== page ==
In 1867, A. R. McDonald, attorney at law, appeared for the petitioners, and rules were served upon the defendants in this action, who were the purchasers at said sale or their grantees, to show cause why the purchase money should not be paid, which rules were discharged. These proceedings were also had without the knowledge of the plaintiffs, one of whom (J. G. L. England) was a minor when .the said ex-parte petition was filed.

*199The defendants demurred to the-complaint upon the grounds:

1. It does not allege that the purchasers had any knowledge of any fraud or irregularity in the proceedings, or want of anything in the attorneys.

2. It does not state that the purchasers had notice that the plaintiff J. G. L. England was a minor.

3. It is not stated that said Kelly was insolvent or ever had been, or that said McDonald was insolvent until 1878.

His Honor sustained the demurrer and the plaintiffs appealed.

Messrs. John Manning and JR.. P. Buxton, for plaintiffs.

Messrs. Hinsdale & JDevereux, Melver & Black, W. E. Murchison aud W. A. Guthrie, for defendants.

MeeeimoN, J.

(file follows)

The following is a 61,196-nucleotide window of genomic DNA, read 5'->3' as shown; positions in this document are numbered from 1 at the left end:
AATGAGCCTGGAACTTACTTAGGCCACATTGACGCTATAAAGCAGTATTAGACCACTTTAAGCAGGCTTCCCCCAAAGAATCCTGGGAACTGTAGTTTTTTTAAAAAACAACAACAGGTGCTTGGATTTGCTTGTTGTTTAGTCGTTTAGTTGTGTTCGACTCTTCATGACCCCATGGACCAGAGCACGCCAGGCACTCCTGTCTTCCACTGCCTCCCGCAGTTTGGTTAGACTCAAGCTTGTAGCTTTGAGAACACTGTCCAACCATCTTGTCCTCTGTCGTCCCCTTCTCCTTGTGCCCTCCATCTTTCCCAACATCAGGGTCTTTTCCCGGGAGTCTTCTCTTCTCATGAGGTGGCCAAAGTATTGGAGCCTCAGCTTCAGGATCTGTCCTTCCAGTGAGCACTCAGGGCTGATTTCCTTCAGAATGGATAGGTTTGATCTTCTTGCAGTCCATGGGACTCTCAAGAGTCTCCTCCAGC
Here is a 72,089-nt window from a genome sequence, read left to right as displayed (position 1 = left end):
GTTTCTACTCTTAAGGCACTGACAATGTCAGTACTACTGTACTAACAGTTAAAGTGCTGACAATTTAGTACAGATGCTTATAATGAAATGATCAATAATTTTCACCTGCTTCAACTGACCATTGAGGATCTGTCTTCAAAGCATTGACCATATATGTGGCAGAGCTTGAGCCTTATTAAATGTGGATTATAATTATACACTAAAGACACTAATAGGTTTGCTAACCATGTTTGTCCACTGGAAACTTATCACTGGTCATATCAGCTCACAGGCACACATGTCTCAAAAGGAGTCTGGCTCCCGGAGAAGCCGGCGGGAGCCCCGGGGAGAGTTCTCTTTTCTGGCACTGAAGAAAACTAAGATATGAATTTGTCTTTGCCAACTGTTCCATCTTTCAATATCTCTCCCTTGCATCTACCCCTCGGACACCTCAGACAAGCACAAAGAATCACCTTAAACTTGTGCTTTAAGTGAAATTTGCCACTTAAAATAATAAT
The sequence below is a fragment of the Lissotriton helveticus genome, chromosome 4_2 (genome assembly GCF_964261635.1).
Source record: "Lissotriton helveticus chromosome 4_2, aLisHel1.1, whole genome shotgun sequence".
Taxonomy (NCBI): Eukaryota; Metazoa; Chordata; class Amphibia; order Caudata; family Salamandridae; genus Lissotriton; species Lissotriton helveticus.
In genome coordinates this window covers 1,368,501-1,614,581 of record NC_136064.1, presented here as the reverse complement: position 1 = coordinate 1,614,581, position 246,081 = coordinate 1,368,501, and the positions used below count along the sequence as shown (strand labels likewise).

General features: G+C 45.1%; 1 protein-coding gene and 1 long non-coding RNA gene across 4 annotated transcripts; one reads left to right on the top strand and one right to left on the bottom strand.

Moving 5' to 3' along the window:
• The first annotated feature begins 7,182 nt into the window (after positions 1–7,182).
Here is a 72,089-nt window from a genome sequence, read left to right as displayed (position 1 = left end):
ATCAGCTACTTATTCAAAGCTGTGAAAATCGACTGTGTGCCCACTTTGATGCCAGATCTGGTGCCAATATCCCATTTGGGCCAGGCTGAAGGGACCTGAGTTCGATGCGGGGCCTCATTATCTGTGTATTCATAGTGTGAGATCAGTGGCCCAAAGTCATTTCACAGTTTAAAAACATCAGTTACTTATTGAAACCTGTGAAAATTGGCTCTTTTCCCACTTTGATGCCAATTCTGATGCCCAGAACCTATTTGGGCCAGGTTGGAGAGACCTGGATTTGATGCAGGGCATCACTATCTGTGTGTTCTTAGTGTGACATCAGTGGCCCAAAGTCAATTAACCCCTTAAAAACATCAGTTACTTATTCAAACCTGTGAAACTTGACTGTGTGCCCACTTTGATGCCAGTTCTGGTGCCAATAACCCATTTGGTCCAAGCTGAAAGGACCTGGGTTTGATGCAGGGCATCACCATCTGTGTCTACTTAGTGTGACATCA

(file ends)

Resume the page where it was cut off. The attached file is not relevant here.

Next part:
It is well settled upon principle and authority, that where it appears by the record that the court had jurisdiction of the parties and the subject matter of an action, the' judgment therein is valid, however irregular it may be, until it shall be reversed by competent authority; and although it be reversed, a purchaser of the real estate or other property at a sale made under and iu pursuance of such judgment while it was in force, and which it authorized, will be protected. All that the purchaser in such case is required to know, is, that the court had jurisdiction, and made the judgment upon the faith of which he purchased, and that such judgment authorized the sale. If this were not so, courts of justice would be worse than mockeries — their judgments and decrees would be snares and pitfalls for honest people — respect for and confidence in them would justly to a great extent be destroyed, and the effect upon society would be ruinous in a high degree. No one, whether he purchased immediately or mediately at such a sale, could be sure that he had purchased anything, much less a good title to the property sold, as against parties to the record.